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Fireworks disposal needs regulation


POSTED: 01:30 a.m. HST, Jan 19, 2013

~~<p>Local company officials face federal charges for allegedly lacking a permit at a Waikele storage facility where an explosion of imported fireworks killed five employees two years ago, but a federal report spreads the blame for the blast. The lack of effective rules for safe fireworks disposal needs to be remedied, and a crucial question remains about how dangerous imported fireworks like those at Waikele were handled by workers lacking expertise.</p>
<p>Five employees of Donaldson Enterprises were killed in April 2011 by an explosion and fire at Waikele Self Storage, in a tunnel converted from a Navy ammunition storage bunker cut into a solid rock hillside. However, neither federal contractors VSE Corp. nor Thomas E. Blanchard &amp; Associates Inc. of Michigan used personnel who had &quot;necessary backgrounds and expertise to recognize the hazards,&quot; according to a new report by the federal Chemical Safety and Hazard Investigation Board. Instead, they relied on the expertise of subcontractor Donaldson, which also was &quot;insufficient&quot; in analyzing the fireworks hazard.</p>
~~

Local company officials face federal charges for allegedly lacking a permit at a Waikele storage facility where an explosion of imported fireworks killed five employees two years ago, but a federal report spreads the blame for the blast. The lack of effective rules for safe fireworks disposal needs to be remedied, and a crucial question remains about how dangerous imported fireworks like those at Waikele were handled by workers lacking expertise.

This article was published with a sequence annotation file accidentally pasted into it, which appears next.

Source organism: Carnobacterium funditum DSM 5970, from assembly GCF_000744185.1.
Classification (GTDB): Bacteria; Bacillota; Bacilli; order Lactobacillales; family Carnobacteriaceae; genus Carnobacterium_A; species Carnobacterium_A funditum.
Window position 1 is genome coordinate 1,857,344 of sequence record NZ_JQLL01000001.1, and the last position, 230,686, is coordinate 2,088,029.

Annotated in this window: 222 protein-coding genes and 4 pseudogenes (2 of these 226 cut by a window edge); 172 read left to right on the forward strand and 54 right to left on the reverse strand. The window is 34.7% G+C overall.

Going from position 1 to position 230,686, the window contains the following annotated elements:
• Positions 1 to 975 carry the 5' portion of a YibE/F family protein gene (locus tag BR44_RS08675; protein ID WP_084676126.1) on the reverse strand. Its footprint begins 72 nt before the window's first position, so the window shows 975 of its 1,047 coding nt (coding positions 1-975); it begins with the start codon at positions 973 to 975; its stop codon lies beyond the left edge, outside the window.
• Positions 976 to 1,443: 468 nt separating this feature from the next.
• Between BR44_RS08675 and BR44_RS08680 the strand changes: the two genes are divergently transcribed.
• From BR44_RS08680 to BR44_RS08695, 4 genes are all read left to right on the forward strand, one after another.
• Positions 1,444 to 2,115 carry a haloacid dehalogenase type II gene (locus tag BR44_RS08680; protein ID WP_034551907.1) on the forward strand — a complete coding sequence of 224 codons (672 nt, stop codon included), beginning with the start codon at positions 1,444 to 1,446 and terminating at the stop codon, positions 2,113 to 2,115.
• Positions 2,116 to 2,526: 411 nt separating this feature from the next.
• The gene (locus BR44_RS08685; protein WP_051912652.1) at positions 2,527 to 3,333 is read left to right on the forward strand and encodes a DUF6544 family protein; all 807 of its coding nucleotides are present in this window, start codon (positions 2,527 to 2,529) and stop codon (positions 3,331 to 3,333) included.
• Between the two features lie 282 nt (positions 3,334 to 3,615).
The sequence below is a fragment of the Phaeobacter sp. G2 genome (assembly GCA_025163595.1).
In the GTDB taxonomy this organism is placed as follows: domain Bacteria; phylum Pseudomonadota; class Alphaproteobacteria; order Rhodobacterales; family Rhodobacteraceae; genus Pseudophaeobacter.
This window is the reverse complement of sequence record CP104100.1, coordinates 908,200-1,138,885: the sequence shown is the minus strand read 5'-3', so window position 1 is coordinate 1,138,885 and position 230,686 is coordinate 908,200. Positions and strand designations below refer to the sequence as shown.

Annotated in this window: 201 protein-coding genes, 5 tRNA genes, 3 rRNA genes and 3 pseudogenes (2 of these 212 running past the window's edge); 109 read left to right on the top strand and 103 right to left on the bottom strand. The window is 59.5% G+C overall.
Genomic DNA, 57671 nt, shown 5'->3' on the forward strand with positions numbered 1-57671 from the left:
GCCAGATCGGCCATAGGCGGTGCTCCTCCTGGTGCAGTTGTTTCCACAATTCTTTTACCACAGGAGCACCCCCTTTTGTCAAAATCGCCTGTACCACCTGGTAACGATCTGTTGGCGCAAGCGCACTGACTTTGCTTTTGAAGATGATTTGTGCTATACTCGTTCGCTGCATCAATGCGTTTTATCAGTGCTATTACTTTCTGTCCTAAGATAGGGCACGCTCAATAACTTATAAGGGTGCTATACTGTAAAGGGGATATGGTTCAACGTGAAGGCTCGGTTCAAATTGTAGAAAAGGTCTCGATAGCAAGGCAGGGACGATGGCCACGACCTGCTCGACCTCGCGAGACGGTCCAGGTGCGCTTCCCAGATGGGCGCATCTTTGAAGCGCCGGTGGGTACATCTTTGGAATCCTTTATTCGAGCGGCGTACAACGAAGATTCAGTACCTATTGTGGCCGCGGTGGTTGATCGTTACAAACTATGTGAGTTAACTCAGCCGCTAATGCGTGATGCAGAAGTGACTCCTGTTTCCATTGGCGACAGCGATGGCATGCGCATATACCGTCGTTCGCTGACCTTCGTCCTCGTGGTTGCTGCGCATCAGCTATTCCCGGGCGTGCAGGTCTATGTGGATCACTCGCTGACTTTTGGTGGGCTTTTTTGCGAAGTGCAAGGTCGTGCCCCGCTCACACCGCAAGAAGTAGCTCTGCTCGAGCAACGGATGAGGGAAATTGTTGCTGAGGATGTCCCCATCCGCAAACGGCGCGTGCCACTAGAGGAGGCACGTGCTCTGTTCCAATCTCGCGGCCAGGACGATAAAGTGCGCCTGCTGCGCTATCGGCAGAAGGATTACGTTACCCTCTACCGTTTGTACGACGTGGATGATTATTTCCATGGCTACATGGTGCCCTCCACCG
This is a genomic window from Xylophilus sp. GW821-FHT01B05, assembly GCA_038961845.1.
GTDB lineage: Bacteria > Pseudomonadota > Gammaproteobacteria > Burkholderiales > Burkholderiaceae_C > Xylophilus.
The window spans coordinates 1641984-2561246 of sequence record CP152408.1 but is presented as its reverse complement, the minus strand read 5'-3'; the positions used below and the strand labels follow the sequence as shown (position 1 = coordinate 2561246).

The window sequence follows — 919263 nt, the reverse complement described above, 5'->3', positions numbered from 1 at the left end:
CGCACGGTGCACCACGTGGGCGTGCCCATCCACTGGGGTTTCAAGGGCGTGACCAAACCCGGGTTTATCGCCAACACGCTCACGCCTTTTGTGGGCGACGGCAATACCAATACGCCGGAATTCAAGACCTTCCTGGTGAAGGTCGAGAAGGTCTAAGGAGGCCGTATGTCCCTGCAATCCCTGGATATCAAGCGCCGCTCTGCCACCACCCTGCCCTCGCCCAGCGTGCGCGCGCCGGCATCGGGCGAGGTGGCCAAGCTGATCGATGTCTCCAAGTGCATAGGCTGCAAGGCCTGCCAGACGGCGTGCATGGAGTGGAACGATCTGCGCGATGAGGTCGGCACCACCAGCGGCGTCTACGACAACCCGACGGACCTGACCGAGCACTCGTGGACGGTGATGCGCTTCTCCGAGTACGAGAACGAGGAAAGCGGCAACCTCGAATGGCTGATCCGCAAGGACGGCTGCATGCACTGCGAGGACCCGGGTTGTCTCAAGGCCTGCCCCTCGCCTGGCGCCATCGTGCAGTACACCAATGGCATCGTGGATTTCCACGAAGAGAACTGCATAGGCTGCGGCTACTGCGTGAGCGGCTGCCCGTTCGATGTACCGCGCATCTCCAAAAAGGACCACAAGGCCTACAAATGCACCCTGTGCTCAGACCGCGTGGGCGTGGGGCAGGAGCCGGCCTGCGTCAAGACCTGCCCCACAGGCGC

Five employees of Donaldson Enterprises were killed in April 2011 by an explosion and fire at Waikele Self Storage, in a tunnel converted from a Navy ammunition storage bunker cut into a solid rock hillside. However, neither federal contractors VSE Corp. nor Thomas E. Blanchard & Associates Inc. of Michigan used personnel who had "necessary backgrounds and expertise to recognize the hazards," according to a new report by the federal Chemical Safety and Hazard Investigation Board. Instead, they relied on the expertise of subcontractor Donaldson, which also was "insufficient" in analyzing the fireworks hazard. Login for more...



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